Throughout the course of my life I have certainly been met with my fair share of challenges, exciting adventures, endearing family encounters, and thrilling travels that allow me to explore the world. My most recent venture, however, involves excitement right at home. With a little material by way of my ever-giving lush backyard, a little brain power, and some elementary tools, I built my own coffee table out of a felled tree. Trying my hand at some basic woodworking was certainly an adventure in its own way. The attempt made me truly contemplate the entire world surrounding this popular hobby and learn more about the entire subculture that has sprung up around the world of woodworking and carpentry.
Woodworking has a long and exciting history that shaped the entire world throughout time. Wood was one of the very first materials used by Neanderthals, along with stone, clay, and animal parts. Beginning with such simplicity as sharpening spears or using wood to build shelters and feed fires, woodworking was born. Wood would soon prove to be one of the fundamentals of building technology.
Woodworking made large technological advancements with the development of ancient civilizations such as Ancient Rome, Ancient Egypt, and even during the Ancient Chinese civilizations. Ancient Egyptians depicted the improvements in woodworking in drawn scrolls, but the proof truly lies in the many artifacts such as treasures, chests, coffins, and other items found in more recently uncovered tombs. In Ancient Rome, wood was a common, if not the only, building material used. The Romans expanded on the many uses of wood, including using it as scaffolding, household items, as well as many other notable uses as described in many literary works throughout the ages. In all of these civilizations, wood was a widely utilized resource and often became a major piece of their economy by way of import and export.
Woodworking for furniture is commonly split into two separate types of wood: soft wood, and hard wood. Soft wood is commonly known for its durability and use for outdoor projects and include such wood types as cedar, fir, and pine. These types of woods also have very distinct smells that personally remind me of the great outdoors. Hard woods tend to be easy to work with but are less commonly found at your average big box hardware store. These woods include cherry, ash, birch, mahogany, oak, and maple.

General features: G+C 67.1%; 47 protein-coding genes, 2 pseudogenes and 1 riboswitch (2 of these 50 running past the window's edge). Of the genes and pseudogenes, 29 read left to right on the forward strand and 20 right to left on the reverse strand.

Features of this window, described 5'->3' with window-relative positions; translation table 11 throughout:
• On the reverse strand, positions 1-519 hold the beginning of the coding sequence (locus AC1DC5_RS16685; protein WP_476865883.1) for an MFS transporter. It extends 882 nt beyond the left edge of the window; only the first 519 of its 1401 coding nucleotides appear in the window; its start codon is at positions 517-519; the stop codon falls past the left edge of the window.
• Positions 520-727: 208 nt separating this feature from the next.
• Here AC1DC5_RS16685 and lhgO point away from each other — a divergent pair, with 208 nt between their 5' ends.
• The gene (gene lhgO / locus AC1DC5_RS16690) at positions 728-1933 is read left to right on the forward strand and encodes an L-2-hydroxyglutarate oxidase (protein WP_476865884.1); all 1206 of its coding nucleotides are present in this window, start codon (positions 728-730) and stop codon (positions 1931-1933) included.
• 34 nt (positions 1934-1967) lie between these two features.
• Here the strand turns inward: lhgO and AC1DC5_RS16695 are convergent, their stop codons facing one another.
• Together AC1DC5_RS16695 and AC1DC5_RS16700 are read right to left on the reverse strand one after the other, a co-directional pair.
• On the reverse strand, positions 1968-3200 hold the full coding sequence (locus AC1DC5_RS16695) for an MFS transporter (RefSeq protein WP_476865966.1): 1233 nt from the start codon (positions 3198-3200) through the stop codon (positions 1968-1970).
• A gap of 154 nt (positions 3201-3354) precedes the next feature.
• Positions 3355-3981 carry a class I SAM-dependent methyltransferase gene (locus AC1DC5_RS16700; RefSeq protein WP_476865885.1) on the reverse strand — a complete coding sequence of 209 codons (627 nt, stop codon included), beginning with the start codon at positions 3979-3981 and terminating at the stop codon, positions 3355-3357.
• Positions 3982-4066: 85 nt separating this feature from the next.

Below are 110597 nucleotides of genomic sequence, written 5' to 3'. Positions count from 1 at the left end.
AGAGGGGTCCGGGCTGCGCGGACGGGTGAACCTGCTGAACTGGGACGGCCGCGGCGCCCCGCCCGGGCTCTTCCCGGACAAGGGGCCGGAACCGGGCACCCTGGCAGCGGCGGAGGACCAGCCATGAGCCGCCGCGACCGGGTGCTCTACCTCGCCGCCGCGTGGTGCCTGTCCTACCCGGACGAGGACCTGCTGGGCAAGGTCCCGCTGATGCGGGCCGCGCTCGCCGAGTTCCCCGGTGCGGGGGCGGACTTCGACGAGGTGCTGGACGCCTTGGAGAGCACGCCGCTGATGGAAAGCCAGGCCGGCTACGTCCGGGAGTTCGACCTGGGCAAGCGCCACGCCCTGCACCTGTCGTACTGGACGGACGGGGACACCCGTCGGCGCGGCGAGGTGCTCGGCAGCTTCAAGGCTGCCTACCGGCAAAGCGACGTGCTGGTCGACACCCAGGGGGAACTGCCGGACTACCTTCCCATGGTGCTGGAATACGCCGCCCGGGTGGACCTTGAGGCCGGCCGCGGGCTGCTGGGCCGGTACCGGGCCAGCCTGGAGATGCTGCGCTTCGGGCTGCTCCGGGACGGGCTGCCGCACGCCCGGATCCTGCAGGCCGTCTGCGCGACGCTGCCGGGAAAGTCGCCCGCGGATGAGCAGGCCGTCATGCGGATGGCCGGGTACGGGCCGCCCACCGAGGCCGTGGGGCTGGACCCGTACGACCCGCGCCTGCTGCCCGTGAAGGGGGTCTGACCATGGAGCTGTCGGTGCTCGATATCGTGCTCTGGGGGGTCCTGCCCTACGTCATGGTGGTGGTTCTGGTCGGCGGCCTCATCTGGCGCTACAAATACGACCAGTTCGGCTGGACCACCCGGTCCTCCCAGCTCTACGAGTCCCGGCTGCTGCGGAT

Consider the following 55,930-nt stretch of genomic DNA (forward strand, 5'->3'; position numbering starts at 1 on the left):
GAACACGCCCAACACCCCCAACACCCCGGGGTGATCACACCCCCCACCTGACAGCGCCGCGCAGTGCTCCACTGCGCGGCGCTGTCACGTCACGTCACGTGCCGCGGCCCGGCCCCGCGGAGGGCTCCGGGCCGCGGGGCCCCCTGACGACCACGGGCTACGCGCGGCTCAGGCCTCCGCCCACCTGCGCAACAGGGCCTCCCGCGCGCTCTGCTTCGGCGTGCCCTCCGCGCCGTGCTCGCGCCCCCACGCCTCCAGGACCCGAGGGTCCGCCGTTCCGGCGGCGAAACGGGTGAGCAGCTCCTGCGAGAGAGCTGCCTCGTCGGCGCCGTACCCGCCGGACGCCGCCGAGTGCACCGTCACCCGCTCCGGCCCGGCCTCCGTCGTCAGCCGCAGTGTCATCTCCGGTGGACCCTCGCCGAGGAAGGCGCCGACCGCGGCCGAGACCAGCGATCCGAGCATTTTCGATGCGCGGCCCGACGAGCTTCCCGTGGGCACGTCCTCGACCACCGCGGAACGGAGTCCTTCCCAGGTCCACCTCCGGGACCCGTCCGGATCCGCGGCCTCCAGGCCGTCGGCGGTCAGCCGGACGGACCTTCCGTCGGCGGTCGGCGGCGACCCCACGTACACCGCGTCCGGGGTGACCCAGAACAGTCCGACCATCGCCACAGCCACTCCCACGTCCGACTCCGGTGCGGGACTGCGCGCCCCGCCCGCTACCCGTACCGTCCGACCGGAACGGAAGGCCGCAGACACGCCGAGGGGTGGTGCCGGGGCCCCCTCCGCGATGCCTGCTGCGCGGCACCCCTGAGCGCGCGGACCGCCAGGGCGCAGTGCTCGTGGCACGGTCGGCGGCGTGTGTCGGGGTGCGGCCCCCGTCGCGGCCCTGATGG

Spring and summer are a volatile time for plant life. Often, we experience season changes and erratic weather, and the plants are a testament of local climate. This year, we had a tree fall in our yard. Long since dead with is branches failing to produce leaves, we knew that it was only a matter of time before it either had to be cut down or nature would just take its course. When it did fall, the trunk was still in remarkably good condition. After a day of sawing, hauling, and otherwise tedious and sweaty work, I thought it would be a great idea to foray into some very basic carpentry and woodworking and built a coffee table.
Using a fine piece of flat wood we picked up from our local hardware store, I cut the trunk into four even pieces. I cleaned off the branches and sanded down any notable blemishes and or damage, and through a very trial-and-error process produced the next piece in my cozy home. This table gave a nice rustic edge to our otherwise modern household, we placed it in a well-lit room next to wicker furniture, and immediately it improved the entire atmosphere surrounding it.
Looking forward, this isn’t a hobby I see myself investing fully into. However, should the opportunity present itself I think setting up the work table with my vices, grips, saws, and joints seems like a worthy effort for the chance to put a piece of myself in my house to be shared and enjoyed by everyone.